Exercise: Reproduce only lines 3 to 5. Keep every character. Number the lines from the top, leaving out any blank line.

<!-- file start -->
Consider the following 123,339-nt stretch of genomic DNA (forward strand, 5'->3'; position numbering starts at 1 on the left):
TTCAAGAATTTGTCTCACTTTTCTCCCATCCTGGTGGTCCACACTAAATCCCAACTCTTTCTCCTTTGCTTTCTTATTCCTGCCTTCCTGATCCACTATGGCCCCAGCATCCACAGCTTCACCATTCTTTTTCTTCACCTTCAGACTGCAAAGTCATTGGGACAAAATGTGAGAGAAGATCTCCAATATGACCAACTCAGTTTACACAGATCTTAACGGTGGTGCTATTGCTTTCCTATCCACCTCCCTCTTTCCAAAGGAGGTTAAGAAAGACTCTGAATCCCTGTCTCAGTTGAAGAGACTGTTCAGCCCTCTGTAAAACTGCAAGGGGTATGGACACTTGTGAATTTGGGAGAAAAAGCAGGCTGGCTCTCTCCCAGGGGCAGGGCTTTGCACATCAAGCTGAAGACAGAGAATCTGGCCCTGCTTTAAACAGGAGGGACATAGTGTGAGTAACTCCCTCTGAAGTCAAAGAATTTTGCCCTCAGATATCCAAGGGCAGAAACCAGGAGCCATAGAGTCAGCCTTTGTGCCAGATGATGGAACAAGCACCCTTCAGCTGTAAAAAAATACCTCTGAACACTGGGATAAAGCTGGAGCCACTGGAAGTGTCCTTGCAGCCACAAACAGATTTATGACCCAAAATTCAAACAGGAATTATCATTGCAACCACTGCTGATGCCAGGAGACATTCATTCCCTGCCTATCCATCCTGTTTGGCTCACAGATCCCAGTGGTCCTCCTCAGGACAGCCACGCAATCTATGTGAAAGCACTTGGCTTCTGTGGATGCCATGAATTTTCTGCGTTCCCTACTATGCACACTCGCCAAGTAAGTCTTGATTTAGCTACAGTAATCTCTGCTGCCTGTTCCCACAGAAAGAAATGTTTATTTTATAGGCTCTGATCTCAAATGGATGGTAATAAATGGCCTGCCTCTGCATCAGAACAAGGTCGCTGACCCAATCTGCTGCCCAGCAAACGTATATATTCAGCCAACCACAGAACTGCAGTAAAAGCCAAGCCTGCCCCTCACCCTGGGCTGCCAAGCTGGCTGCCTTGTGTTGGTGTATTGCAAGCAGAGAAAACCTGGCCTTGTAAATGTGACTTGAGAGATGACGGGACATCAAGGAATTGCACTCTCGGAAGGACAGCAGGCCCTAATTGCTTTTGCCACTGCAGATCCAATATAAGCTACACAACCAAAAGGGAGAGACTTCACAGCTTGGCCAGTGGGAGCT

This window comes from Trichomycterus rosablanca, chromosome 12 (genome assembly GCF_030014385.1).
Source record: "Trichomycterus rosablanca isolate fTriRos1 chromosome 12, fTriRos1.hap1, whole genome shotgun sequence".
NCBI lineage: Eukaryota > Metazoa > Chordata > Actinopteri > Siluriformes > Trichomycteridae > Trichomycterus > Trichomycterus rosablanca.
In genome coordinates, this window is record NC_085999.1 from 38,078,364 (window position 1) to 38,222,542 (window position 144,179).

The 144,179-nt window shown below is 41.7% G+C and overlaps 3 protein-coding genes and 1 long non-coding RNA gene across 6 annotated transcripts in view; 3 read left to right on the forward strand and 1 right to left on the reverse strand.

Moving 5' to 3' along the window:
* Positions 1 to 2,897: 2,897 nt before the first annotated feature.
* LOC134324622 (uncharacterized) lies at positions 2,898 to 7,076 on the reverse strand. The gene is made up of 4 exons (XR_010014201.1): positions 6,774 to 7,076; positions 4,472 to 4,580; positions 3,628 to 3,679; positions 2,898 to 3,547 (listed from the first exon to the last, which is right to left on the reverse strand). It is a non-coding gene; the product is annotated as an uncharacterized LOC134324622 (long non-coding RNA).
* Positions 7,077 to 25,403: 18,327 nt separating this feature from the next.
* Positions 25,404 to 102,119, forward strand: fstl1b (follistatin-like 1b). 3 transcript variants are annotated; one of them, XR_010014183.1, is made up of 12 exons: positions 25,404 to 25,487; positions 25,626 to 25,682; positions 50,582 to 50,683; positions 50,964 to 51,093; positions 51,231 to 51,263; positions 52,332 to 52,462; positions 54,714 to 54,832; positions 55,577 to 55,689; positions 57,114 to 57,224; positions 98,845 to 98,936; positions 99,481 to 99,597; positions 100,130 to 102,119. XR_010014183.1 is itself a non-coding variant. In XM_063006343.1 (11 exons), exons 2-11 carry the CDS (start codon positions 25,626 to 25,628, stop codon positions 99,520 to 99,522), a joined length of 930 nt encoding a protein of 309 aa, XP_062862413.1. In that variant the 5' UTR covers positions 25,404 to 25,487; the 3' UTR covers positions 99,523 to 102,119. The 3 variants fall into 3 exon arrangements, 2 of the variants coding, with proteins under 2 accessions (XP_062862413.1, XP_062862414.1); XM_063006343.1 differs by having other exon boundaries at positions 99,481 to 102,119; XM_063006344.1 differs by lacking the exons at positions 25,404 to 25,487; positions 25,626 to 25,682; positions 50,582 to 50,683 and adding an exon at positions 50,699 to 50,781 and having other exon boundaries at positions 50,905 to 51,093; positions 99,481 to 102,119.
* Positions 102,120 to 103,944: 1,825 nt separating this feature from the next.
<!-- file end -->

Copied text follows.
This window comes from Trichomycterus rosablanca, chromosome 12 (genome assembly GCF_030014385.1).
Source record: "Trichomycterus rosablanca isolate fTriRos1 chromosome 12, fTriRos1.hap1, whole genome shotgun sequence".
NCBI lineage: Eukaryota > Metazoa > Chordata > Actinopteri > Siluriformes > Trichomycteridae > Trichomycterus > Trichomycterus rosablanca.